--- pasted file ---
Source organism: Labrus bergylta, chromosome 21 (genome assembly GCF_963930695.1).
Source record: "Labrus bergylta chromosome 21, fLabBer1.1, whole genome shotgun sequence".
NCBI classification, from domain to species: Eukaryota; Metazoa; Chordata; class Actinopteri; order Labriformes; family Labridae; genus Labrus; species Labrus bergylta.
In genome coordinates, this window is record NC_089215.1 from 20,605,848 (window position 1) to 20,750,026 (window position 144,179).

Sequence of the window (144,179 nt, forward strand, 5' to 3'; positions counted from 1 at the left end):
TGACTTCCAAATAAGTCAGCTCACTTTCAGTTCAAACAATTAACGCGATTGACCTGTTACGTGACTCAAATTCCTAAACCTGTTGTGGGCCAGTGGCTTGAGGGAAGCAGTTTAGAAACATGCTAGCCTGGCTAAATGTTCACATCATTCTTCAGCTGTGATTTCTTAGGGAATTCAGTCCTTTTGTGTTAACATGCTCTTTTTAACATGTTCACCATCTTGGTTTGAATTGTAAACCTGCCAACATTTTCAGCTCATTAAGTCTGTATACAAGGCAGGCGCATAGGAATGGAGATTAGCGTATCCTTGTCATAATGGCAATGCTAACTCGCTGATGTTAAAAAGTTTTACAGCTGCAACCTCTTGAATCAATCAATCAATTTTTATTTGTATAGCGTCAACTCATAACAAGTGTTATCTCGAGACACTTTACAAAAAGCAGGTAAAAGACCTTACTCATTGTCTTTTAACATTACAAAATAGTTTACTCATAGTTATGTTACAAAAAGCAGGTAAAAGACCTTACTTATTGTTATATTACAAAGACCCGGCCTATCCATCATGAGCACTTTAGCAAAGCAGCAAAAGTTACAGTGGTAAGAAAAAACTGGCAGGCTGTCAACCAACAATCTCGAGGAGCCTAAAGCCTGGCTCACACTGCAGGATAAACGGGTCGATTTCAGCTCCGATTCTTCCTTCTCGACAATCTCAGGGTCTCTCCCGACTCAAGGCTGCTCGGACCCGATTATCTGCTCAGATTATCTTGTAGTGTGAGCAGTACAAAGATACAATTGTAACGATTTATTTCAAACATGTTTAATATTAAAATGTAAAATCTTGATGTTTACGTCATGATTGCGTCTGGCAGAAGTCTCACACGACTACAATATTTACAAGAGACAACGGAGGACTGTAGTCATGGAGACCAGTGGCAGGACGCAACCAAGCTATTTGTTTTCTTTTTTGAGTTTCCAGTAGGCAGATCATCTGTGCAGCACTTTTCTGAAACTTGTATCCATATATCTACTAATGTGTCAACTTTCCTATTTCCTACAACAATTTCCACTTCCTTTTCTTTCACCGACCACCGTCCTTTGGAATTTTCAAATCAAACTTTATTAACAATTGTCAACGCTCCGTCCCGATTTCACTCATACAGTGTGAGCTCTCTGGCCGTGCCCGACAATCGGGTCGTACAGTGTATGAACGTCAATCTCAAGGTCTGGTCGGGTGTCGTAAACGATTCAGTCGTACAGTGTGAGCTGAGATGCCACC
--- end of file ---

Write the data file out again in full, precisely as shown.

Source organism: Labrus bergylta, chromosome 21 (genome assembly GCF_963930695.1).
Source record: "Labrus bergylta chromosome 21, fLabBer1.1, whole genome shotgun sequence".
NCBI classification, from domain to species: Eukaryota; Metazoa; Chordata; class Actinopteri; order Labriformes; family Labridae; genus Labrus; species Labrus bergylta.
In genome coordinates, this window is record NC_089215.1 from 20,605,848 (window position 1) to 20,750,026 (window position 144,179).

Sequence of the window (144,179 nt, forward strand, 5' to 3'; positions counted from 1 at the left end):
TGACTTCCAAATAAGTCAGCTCACTTTCAGTTCAAACAATTAACGCGATTGACCTGTTACGTGACTCAAATTCCTAAACCTGTTGTGGGCCAGTGGCTTGAGGGAAGCAGTTTAGAAACATGCTAGCCTGGCTAAATGTTCACATCATTCTTCAGCTGTGATTTCTTAGGGAATTCAGTCCTTTTGTGTTAACATGCTCTTTTTAACATGTTCACCATCTTGGTTTGAATTGTAAACCTGCCAACATTTTCAGCTCATTAAGTCTGTATACAAGGCAGGCGCATAGGAATGGAGATTAGCGTATCCTTGTCATAATGGCAATGCTAACTCGCTGATGTTAAAAAGTTTTACAGCTGCAACCTCTTGAATCAATCAATCAATTTTTATTTGTATAGCGTCAACTCATAACAAGTGTTATCTCGAGACACTTTACAAAAAGCAGGTAAAAGACCTTACTCATTGTCTTTTAACATTACAAAATAGTTTACTCATAGTTATGTTACAAAAAGCAGGTAAAAGACCTTACTTATTGTTATATTACAAAGACCCGGCCTATCCATCATGAGCACTTTAGCAAAGCAGCAAAAGTTACAGTGGTAAGAAAAAACTGGCAGGCTGTCAACCAACAATCTCGAGGAGCCTAAAGCCTGGCTCACACTGCAGGATAAACGGGTCGATTTCAGCTCCGATTCTTCCTTCTCGACAATCTCAGGGTCTCTCCCGACTCAAGGCTGCTCGGACCCGATTATCTGCTCAGATTATCTTGTAGTGTGAGCAGTACAAAGATACAATTGTAACGATTTATTTCAAACATGTTTAATATTAAAATGTAAAATCTTGATGTTTACGTCATGATTGCGTCTGGCAGAAGTCTCACACGACTACAATATTTACAAGAGACAACGGAGGACTGTAGTCATGGAGACCAGTGGCAGGACGCAACCAAGCTATTTGTTTTCTTTTTTGAGTTTCCAGTAGGCAGATCATCTGTGCAGCACTTTTCTGAAACTTGTATCCATATATCTACTAATGTGTCAACTTTCCTATTTCCTACAACAATTTCCACTTCCTTTTCTTTCACCGACCACCGTCCTTTGGAATTTTCAAATCAAACTTTATTAACAATTGTCAACGCTCCGTCCCGATTTCACTCATACAGTGTGAGCTCTCTGGCCGTGCCCGACAATCGGGTCGTACAGTGTATGAACGTCAATCTCAAGGTCTGGTCGGGTGTCGTAAACGATTCAGTCGTACAGTGTGAGCTGAGATGCCACC